Walking two or more dogs at once can save you a lot of time, and the dogs get a chance to interact with each other along the way. However, having two or more dogs in your hands can get complicated quickly, and if you’re not careful, they can easily overpower you.
Before you start out walking multiple dogs at once, there are a few things you can do to make the experience fun and safe for everyone.
Take Them Out Individually Before Walking Multiple Dogs Together
Take each dog for a walk by itself before taking it along with another dog. You need to understand the dog’s leash sensitivity — some dogs become defensive on the leash when they encounter other dogs or strangers. A leash sensitive dog probably should not be walked with other dogs at the same time.
Ideally, every dog in the pack should have good leash manners, meaning that it will walk with a loose leash and respond to your commands regardless of distractions. This is even more important if any of the dogs are big enough to pull you down or cause trouble with the other dogs.
If necessary, provide leash training for each dog individually. Each dog has to understand how to behave on the leash or things can quickly spiral out of control when you try to walk an untrained dog with other dogs. The bottom line is good leash manners are a must when walking multiple dogs.
Also, taking each dog out alone at first will not only allow you to evaluate the dog’s temperament; it also will help you determine the right leash equipment for each dog. A well-fitting, secure harness and a strong, non-retracting leash is best for a large dog or an untrained or young dog that is still learning how to behave on a leash.
Know Your Own Physical Limitations
Before you set out with even a single dog on a leash walk, make sure you are physically capable of handling the dog. Then think about whether you are strong enough to handle more than one dog at the same time, especially if one or more of the dogs are larger and energetic. Even a single large unruly dog can endanger your safety and that of the other dogs you are walking.
Know the Physical Limitations of Each Dog
Just as important as knowing your own physical limitations, you need to understand the limitations of each dog. For example, you may not be able to expect a miniature dachshund to be comfortable moving at the same pace as a large, energetic lab.
Likewise, a senior dog may be unable to go as far or as fast as a healthy, young dog. It is unfair to insist otherwise, and doing so risks injuries to the dog. In these cases, you will need to gear the walk to the slowest dog.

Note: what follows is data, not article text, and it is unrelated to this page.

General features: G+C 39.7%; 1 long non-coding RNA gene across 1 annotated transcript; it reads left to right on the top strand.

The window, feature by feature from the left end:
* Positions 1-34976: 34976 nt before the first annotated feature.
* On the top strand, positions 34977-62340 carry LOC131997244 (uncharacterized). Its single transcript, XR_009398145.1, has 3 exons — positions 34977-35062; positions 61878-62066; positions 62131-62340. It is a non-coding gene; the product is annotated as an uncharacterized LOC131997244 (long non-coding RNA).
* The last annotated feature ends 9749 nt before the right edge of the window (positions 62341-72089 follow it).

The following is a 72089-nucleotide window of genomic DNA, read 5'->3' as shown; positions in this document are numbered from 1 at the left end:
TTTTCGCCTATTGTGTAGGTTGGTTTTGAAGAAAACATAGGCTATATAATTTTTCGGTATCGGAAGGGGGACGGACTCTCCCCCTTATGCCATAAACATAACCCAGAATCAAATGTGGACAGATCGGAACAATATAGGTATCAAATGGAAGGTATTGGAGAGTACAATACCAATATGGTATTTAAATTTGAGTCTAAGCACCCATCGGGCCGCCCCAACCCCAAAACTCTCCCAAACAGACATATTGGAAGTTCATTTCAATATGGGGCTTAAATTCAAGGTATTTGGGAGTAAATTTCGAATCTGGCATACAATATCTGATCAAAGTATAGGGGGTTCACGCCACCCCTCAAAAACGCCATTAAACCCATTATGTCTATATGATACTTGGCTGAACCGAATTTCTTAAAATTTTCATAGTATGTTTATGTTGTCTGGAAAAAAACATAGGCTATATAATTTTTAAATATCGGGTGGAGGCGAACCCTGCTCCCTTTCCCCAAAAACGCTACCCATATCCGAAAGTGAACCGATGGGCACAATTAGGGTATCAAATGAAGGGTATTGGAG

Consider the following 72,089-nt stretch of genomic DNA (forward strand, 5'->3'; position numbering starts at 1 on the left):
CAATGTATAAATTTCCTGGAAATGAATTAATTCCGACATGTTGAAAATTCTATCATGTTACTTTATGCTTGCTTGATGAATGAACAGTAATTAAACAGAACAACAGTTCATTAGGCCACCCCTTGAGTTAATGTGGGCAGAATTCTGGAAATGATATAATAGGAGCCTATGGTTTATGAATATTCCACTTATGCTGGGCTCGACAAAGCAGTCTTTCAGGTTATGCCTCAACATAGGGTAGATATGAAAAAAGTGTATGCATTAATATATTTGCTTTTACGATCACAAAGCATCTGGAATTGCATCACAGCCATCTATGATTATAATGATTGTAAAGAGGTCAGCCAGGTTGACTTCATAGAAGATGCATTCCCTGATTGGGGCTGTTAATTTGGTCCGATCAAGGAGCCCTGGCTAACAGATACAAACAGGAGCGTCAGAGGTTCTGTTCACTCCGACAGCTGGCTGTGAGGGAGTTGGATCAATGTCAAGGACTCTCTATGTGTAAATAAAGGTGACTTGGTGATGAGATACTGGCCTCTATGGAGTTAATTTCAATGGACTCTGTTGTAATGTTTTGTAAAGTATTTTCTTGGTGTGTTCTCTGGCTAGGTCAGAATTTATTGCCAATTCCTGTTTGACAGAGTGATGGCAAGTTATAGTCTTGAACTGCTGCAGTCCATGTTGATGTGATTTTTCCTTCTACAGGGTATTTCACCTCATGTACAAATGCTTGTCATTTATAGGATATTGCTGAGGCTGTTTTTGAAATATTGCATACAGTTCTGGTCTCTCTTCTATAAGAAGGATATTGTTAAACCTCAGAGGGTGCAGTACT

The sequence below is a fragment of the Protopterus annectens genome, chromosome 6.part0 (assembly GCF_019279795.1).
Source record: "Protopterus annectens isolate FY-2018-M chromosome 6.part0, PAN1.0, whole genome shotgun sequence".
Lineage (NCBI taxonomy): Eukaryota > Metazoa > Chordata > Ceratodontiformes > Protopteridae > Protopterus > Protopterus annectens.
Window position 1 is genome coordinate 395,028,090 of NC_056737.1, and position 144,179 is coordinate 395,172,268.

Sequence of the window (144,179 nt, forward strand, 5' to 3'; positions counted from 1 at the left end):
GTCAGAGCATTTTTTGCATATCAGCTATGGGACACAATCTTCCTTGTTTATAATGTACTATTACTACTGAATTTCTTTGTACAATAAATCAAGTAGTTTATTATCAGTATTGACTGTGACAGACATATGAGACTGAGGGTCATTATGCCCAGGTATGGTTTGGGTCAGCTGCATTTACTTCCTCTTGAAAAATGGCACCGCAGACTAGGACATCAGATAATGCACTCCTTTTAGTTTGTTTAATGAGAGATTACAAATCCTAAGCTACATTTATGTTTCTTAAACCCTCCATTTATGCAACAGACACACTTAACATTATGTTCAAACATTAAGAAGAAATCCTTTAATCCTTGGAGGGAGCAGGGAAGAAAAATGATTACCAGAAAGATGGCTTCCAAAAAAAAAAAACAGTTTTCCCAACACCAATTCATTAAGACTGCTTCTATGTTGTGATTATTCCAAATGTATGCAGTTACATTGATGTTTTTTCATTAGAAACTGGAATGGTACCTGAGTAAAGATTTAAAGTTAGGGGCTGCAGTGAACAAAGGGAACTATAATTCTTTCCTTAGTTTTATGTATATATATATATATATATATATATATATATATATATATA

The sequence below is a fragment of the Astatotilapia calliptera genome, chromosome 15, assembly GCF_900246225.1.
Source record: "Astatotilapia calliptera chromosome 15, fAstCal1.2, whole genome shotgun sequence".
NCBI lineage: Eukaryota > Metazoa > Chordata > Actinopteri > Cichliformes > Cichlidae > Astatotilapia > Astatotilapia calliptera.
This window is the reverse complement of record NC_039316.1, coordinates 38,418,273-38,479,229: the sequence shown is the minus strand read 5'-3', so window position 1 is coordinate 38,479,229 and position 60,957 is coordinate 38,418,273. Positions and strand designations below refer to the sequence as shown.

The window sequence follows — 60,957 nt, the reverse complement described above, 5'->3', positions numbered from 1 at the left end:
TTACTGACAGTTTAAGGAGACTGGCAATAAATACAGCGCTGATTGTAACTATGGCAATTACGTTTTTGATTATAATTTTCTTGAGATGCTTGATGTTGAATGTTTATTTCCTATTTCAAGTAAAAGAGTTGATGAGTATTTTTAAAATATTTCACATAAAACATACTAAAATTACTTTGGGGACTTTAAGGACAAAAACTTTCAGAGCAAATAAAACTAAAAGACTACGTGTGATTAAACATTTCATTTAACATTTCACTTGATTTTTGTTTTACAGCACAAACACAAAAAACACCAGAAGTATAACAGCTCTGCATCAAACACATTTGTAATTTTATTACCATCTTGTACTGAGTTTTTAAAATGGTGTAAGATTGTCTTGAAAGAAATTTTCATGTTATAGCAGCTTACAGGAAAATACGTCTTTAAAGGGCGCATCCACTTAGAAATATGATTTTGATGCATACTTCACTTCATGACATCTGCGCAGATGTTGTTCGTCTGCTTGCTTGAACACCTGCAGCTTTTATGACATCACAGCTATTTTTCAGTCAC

Once you are comfortable taking more than one dog at once, go on short practice walks. Stay in a safe area that the dogs are familiar with to begin. Do that for several days of walks or until the dogs are accustomed to it and they understand the proper etiquette of walking in a group.
Practice walks also give you the opportunity to assess the dynamics of the dogs in a group along with your own ability to manage things if one or more of the dogs acts up or wants to chase a squirrel. Maybe you need to reduce the number of dogs in the group or remove one that is a troublemaker. Once you find your comfort level, you can gradually make the walks longer or more challenging.
The Right Equipment Can Make Your Job Easier
You may want to get a device designed to make handling multiple dogs easier. For example, a dog leash coupler or a leash splitter will attach two or more leashes to a single grip. Try it out with two dogs to make sure it works for everyone, and then try it with three before adding more dogs.
Finally, don’t forget to carry several doggy bags so your dogs leave no messes behind during their walk.
Treats, water and a portable water bowl may also be appropriate depending on the length of your walk and the weather. Free up your hands by wearing a belt and getting a harness or harness attachment that will carry these items for you.
Contact the Professional Pet Sitters at Paw Pals for Help
Regular walks with your dog are vital to your dog’s mental and physical health. They are athletes that need the chance to release energy and explore their environment.
Sometimes, however, the lives of dog parents are so busy that they cannot give their dogs the exercise the dog needs. Contact the professionals at Paw Pals. They can walk your dog for you and provide any other care your dog needs when you are unavailable.